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I have always been taught that when instantiating a generic class in your code to do it like so:

ArrayList<String> a = new ArrayList<String>();

But when I'm working in Eclipse it always auto-completes it to this:

ArrayList<String> a = new ArrayList <>();

Is there a difference between these two statements?

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You should really be doing it like this: List<String> a = new ArrayList<>(); -- program against the interface, not the implementation. –  David Conrad Mar 4 '13 at 19:21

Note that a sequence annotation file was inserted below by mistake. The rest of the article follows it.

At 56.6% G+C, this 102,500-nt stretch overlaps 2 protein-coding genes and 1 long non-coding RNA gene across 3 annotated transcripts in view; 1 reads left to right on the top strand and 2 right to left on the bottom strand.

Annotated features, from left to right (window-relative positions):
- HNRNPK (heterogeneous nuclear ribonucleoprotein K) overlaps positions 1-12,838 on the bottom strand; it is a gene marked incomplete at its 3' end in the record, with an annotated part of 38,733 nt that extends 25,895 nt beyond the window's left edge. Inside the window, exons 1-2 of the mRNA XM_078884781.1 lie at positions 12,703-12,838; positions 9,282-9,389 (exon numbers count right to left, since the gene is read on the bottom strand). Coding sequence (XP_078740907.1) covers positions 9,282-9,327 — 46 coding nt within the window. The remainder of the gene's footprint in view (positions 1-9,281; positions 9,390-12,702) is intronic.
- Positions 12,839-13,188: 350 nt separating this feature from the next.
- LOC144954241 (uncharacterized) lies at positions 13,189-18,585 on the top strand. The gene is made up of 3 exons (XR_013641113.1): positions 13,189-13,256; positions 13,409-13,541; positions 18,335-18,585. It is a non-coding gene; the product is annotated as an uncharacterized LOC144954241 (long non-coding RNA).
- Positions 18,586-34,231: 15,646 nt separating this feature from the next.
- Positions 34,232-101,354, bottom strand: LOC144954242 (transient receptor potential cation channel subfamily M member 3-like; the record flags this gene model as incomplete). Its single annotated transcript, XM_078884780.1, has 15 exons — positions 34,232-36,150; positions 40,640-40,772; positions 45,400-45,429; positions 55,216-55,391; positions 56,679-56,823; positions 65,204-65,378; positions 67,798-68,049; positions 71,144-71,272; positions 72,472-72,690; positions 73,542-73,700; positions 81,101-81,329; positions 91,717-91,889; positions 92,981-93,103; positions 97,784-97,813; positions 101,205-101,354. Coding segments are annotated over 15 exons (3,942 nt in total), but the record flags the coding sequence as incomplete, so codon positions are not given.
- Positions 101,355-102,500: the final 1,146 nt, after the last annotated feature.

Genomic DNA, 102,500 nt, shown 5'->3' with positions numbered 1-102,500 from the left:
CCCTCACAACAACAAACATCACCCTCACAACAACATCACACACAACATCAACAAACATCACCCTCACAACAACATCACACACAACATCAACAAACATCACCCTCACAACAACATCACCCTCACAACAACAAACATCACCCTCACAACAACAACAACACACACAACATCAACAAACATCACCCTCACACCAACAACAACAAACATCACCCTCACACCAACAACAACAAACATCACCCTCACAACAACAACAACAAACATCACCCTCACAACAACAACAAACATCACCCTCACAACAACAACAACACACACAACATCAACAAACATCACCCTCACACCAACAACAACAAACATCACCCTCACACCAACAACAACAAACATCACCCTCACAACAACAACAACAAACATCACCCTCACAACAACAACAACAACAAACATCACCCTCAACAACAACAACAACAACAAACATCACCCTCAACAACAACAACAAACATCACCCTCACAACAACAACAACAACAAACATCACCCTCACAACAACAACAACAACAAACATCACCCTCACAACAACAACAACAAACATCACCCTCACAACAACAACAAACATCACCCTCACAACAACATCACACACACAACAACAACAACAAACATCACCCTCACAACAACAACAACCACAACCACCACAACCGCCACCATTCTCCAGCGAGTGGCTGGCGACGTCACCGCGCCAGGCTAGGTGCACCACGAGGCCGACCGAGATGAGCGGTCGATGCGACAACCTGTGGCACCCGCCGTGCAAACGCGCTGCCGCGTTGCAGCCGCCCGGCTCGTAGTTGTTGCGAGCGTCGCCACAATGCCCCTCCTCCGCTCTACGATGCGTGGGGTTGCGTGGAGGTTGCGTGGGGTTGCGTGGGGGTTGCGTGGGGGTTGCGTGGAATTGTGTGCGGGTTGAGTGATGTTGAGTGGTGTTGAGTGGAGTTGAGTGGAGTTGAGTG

2 Answers 2

up vote 2 down vote accepted

The latter is simply shortcut syntax (known as type inference) in Java 7.

See Type Inference for Generic Instance Creation for more details.

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ArrayList<String> a = new ArrayList <>();

In this case type inference isapplied.Thhus you don't need to explicitly declare the parameterized type while constructor invokation.

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